YA Fiction – Disappeared; Warcross

Stork, Francisco X. Disappeared. Arthur A. Levine Books, 2017. 978-0545-944472. $17.99. 326 pp. Gr. 7-12.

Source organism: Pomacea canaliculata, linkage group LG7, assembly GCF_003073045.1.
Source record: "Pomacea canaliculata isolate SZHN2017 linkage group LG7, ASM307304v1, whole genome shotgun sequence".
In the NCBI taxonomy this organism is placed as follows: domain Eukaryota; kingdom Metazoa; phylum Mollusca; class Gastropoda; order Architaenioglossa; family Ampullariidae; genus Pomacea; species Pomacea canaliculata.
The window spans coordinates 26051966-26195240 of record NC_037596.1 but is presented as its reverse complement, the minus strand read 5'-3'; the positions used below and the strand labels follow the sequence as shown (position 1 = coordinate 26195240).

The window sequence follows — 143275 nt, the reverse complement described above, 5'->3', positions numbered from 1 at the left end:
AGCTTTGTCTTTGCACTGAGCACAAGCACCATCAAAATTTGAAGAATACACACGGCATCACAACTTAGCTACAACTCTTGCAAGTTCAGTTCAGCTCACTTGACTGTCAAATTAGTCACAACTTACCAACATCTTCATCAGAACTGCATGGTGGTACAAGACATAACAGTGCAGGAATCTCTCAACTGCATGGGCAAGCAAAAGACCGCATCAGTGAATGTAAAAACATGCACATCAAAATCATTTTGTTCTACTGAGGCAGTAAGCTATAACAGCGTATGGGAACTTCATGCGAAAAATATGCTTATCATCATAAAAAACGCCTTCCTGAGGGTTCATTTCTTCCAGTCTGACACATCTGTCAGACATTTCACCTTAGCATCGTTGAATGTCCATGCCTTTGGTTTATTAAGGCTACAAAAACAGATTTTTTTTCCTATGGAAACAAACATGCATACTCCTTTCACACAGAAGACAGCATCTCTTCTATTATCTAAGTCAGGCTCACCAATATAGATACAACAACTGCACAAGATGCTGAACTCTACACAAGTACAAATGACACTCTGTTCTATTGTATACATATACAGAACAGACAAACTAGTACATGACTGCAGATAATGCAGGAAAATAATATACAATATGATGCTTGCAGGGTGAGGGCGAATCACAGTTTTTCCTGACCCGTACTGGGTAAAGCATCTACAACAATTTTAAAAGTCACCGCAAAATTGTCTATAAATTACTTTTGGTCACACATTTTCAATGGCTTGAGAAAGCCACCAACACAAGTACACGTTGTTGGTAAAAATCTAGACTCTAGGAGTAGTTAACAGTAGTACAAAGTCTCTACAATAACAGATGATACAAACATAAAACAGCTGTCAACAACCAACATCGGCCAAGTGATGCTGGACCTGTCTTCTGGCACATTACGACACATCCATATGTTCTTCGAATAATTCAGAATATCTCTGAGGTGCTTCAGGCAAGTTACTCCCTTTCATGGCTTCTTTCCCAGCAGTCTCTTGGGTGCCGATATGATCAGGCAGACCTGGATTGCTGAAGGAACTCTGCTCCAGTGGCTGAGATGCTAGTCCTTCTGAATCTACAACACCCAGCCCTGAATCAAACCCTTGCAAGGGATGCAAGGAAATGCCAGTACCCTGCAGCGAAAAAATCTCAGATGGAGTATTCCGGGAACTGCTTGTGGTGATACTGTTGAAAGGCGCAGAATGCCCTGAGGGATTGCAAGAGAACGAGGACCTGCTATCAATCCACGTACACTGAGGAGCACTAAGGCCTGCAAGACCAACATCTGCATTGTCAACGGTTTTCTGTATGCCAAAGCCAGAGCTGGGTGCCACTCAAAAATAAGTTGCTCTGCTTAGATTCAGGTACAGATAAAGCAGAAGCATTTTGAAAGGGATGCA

Stork’s latest novel shows the effects of secrets, crime, socioeconomics, and morality on journalist Sara Zapata and her brother Emiliano in the harsh “spiderweb” of Ciudad Juarez, Mexico.  Sara is committed to her work and to her weekly column on the “Desaparecidas”,the disappeared girls, ostensibly killed or hidden in the sex trade.  Sara and her best friend Linda always followed the safety rules for young women in their town; never travel alone; always tell friends when and where to expect you, and always carry extra taxi fare.  Yet not long ago, Linda became one of the disappeared girls, leaving not a trace.  Sara is relentless but stalled in finding answers and torn when her bosses tell her to stop the column due to an encrypted email threat directed at Sara and her family.  Sara is no fool; she knows that quietly powerful people think nothing of her life and everything of their drug and sex cartels, but she is thrown by the war within her.  Can she live knowing she was the cause of harm to her brother or mother?  Can she live knowing Linda could be alive but enslaved while Sara did nothing?  Dare she continue, when trust is broken at every turn?  Meanwhile, Emiliano is troubled, wanting to prove himself worthy of wealthy Perla Rubi and her lawyer father, Mr. Reyes, and tired of being smart about business but still poor and struggling.  The Reyes’ lifestyle is exactly what he wants for himself, his mother, and his sister.  So when he is offered a business boost from Mr. Reyes himself, respectable on the surface, but undermining the community, he, like Sara, is torn.   Stork brilliantly, even softly, portrays their individual anguish in chapters told from their alternating points of view.  Make no mistake people will be hurt.  It Sara’s and Emiliano’s choices that determine who those people will be: Linda and her family? Perla Rubi? Themselves? Mama? Former or future drug addicts? Where does it the spiderweb end?  THOUGHTS: This is a riveting look at moral determinations when even the monsters have humanity, and humans can become monsters so easily.  “Maybe the bad people look more like the good people” (115).  A fascinating, insightful, and top choice for middle and high school.